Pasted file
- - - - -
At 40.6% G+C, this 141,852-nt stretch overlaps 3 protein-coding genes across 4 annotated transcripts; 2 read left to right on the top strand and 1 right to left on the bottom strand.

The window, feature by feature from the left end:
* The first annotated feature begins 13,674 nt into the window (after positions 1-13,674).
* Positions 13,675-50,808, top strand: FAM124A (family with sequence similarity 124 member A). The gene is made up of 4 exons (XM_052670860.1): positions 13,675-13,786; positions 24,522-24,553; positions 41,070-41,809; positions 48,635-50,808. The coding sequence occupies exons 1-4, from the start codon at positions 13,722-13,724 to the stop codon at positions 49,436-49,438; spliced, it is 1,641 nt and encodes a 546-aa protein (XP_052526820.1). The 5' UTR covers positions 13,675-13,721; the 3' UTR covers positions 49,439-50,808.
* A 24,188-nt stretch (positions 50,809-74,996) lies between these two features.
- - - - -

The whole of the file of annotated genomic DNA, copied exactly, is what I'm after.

At 40.6% G+C, this 141,852-nt stretch overlaps 3 protein-coding genes across 4 annotated transcripts; 2 read left to right on the top strand and 1 right to left on the bottom strand.

The window, feature by feature from the left end:
* The first annotated feature begins 13,674 nt into the window (after positions 1-13,674).
* Positions 13,675-50,808, top strand: FAM124A (family with sequence similarity 124 member A). The gene is made up of 4 exons (XM_052670860.1): positions 13,675-13,786; positions 24,522-24,553; positions 41,070-41,809; positions 48,635-50,808. The coding sequence occupies exons 1-4, from the start codon at positions 13,722-13,724 to the stop codon at positions 49,436-49,438; spliced, it is 1,641 nt and encodes a 546-aa protein (XP_052526820.1). The 5' UTR covers positions 13,675-13,721; the 3' UTR covers positions 49,439-50,808.
* A 24,188-nt stretch (positions 50,809-74,996) lies between these two features.